William F. Denny

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William F. Denny (circa 1860 – October 2, 1908) was an American vaudeville performer and pioneer recording artist.

Denny ca. 1899

Biography[edit]

William F. Denny (also known as Will F. Denny) was born in late 1859 or more likely in 1860 in Boston,[1][2] to James and Elizabeth Denny.[3] He gained fame performing on vaudeville stages,[1] specializing in comic numbers.[2] His first recordings were made in 1891 for the New England Phonograph Company.[4] Beginning in May 1898 his popularity was such that he signed an exclusive recording contract with Columbia that was in effect for one year.[2] He had a singular recording session for Victor Records on September 11, 1901.[2] His last records were made for the Zonophone company. He died in Seattle on October 2, 1908 of atherosclerosis,[5] while touring on the Pantages vaudeville circuit, and was buried in Philadelphia.[2]

Partial discography[edit]

Berliner Gramophone
  • 1748 – “Czar of the Tenderloin” (recorded July 14, 1897)[6]
  • 1749 – “I Didn’t Know”[6]
  • 1750 – “Darling Mabel”[6]
  • 1762 – “She Was There”[6]
  • 0125-I – “How’d You Like to Be the Iceman” (recorded May 2, 1899)[7]
  • 0126-I – “When a Woman Loves” (recorded May 3, 1899)[7]
  • 0129-I – “And the Parrot Said” (recorded May 3, 1899)[7]
Columbia Records
cylinders
  • 6325 – “A Pity to Waste It”[2]
  • 6351 – “What Ze English Call Ze”[2]
  • 6365 – “Miss Helen Hunt”
  • 32919 – “Nothing Like That in Our Family”[2]
discs
  • 53 – “When The Harvest Days Are Over”[8]
  • 318 – “When Reuben Comes to Town” (Goodwin – Levi) [8]
  • 319 – “I Want to Be a Military Man” (Hall – Stuart)[8]
  • 3368 – “Nothing Like That in Our Family”[2]
  • A489 – “You’ll Have to Get Out and Walk” (recorded May 1907)[9]
Edison Records
  • 7154 – “Naughty Banana Peel”[2]
  • 7379 – “Parody on ‘Because’”[2]
  • 7875 – “Ain’t Dat a Shame?”[2]
  • 7980 – “My Ebony Belle”[2]
  • 8015? – "Rip Van Winkle was a lucky man" c1902 from owned Edison Cylinder record
  • 8167 – “I Couldn’t” [10]
  • 8442 – “Just When I Needed You Most”[10]
  • 8443 – “For Old Time’s Sake”[10]
  • 8552 – “Trixie”[2]
  • 9306 – “Nothing Like That in Our Family”[2][11]
  • 9551 – “Ask Me Not” (Cobbs – Edwards)[2][12]
  • 9568 – “You’ll Have to Get Off and Walk” (Dave Reed)[2][13]
  • 9598 – “Tale of the Bucket” (Joe A. Budd)[2][14]
  • 9620 – “My Word! What a Lot of It!” (Dave Reed)[2]
New England Phonograph Company
  • (?) – “You Can’t Think of Everything” [15]
Victor Records
[16]
  • 953, 3561 – “I Want Someone to Care for Me”
  • 955, 3563 – “The Turkey and the Turk”
  • 956, 3564 – “Any Old Place I Hang My Hat Is Home Sweet Home to Me”
  • 957, 3565 – “I’m Looking at You, ‘Lize”
  • 958, 3566 – “The Tick Tack Tocking of the Clocking on Her Stocking”
  • 959, 3567 – “The Shadows on the Door”
  • 960, 3568 – “Oh! Don’t it Tickle You?”
  • 961, 3569 – “At the Pan-I-Merry-Can
  • 962, 3570 – “Sarah from Syracuse”
Zonophone Records
  • 769 – “Rip Van Winckle Was a Lucky Man” [17]
  • 787 – “Ain’t Dat a Shame”[17]
  • 1545 – “Sadie Say You Won’t Be Sorry”[17]
  • 1546 – “Just When I Needed You Most”[17]
  • 1690 – “The Turkey and the Turk”[17]
  • 1798 – “I’m Tired”[17]
  • 9924 – “You Said a Plenty”[17]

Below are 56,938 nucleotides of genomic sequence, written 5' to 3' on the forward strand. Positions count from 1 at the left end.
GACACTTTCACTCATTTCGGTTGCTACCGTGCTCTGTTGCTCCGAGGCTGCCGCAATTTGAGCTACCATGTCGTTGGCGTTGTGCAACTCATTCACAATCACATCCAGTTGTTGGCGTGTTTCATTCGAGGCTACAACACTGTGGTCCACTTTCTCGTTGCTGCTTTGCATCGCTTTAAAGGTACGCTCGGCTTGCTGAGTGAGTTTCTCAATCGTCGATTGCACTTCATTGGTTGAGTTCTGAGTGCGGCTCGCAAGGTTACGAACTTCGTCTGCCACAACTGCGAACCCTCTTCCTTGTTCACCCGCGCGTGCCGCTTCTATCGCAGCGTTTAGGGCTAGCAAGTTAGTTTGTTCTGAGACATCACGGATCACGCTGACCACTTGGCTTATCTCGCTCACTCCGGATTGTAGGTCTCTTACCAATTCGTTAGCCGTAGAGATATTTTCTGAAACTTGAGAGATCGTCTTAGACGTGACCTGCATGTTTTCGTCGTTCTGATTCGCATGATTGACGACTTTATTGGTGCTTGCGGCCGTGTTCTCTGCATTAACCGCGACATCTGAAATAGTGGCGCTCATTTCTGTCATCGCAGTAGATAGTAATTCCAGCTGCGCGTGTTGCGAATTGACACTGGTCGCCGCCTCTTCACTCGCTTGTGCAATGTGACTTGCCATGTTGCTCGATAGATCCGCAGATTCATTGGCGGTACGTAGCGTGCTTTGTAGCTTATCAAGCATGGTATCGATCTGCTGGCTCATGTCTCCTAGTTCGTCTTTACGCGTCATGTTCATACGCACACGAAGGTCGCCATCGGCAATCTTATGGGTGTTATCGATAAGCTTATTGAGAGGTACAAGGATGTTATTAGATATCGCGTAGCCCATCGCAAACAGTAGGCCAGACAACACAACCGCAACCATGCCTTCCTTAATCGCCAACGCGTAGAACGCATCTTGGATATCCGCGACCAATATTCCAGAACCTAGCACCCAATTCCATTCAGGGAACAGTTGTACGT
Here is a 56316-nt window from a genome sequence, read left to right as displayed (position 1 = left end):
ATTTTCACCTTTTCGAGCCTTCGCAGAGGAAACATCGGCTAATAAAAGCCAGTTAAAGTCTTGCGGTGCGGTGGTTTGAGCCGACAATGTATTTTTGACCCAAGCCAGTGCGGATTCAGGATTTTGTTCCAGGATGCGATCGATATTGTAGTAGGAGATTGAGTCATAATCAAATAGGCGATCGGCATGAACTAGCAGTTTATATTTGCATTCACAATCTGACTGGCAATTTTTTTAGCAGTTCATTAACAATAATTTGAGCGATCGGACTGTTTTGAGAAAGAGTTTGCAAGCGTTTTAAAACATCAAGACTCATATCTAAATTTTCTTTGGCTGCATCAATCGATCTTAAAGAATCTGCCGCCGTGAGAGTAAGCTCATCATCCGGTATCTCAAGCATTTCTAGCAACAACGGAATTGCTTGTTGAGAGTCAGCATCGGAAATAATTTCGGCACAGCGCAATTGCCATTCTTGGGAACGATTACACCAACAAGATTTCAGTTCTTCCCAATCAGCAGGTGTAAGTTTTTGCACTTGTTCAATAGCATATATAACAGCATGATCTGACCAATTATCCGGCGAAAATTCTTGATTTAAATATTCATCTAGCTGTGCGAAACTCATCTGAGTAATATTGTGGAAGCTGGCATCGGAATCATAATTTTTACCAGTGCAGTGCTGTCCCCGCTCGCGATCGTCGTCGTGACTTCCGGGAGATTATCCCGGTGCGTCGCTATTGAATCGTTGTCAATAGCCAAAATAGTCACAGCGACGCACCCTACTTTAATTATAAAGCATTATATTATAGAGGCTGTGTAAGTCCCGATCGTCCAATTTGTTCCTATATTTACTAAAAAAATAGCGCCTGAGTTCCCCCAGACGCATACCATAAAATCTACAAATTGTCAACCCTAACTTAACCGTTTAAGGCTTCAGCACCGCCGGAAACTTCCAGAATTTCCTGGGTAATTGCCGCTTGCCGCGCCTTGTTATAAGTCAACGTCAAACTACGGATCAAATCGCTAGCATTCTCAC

• 5934 – “Meet Me in St. Louis, Louis[2]
  • 1048 – “All the Girls Look Good to Me”[2]
  • 1081 – “Since My Mariutch Learned the Merry Widow Waltz” [18]

References[edit]

  1. ^ a b Hobbies, volume 60, page 56.
  2. ^ a b c d e f g h i j k l m n o p q r s t u Gracyk, Tim and Hoffman, Frank W. (2000). Popular American recording pioneers, 1895-1925. Psychology Press, Binghampton, NY. ISBN 978-1-56024-993-1.
  3. ^ Philadelphia Inquirer, October 13, 1908.
  4. ^ ’ARSC (Association for Recorded Sound Collections) Journal' XI (1979) page 109.
  5. ^ Barna, Ryan. "A Trip to Will F. Denny's Grave". Retrieved August 24, 2010
  6. ^ a b c d Settlemier, Tyrone. "The Online Discographical Project – Berliner numerical listing: Early releases without ‘0’ prefix". Retrieved August 24, 2010
  7. ^ a b c Settlemier, Tyrone. "The Online Discographical Project – Berliner: Later ‘0’-prefix series". Retrieved August 24, 2010
  8. ^ a b c Brooks, Tim (1999). The Columbia Master Book Discography, Volume I: U.S. Matrix Series 1 through 4999, 1901-1910 with a History of the Columbia Phonograph Company to 1934. Greenwood Press. ISBN 978-0-313-30821-5.
  9. ^ Abrams, Steven and Settlemier, Tyrone. "The Online Discographical Project – Columbia A-prefix numerical listing: A1 - A499 (1908)". Retrieved August 24, 2010
  10. ^ a b c Koenigsberg, Allen (1969). Edison cylinder records, 1889-1912: with an illustrated history of the phonograph. Stellar Productions.
  11. ^ Sage, Glenn. "August 1997 Cylinder of the Month". Retrieved August 24, 2010.
  12. ^ Success Magazine, January 1907, page 360.
  13. ^ Pacific Monthly, Portland, OR, Volume 17 (1907), page 755.
  14. ^ Success Magazine, January 1907, page 509.
  15. ^ Sage, Glenn. "May 2007 Cylinder of the Month". Retrieved August 24, 2010.
  16. ^ University of California, Santa Barbara Libraries. " Encyclopedic Discography of Victor Recordings: Will F. Denny (vocalist)". Retrieved August 24, 2010
  17. ^ a b c d e f g Settlemier, Tyrone. "The Online Discographical Project – Zonophone Numerical Listings: Etched-label issues (1899 – 1903)". Retrieved August 24, 2010
  18. ^ Settlemier, Tyrone. "The Online Discographical Project - Zonophone Numerical Listings: 10-inch single-sided paper labels, 1904 - 1909". Retrieved August 24, 2010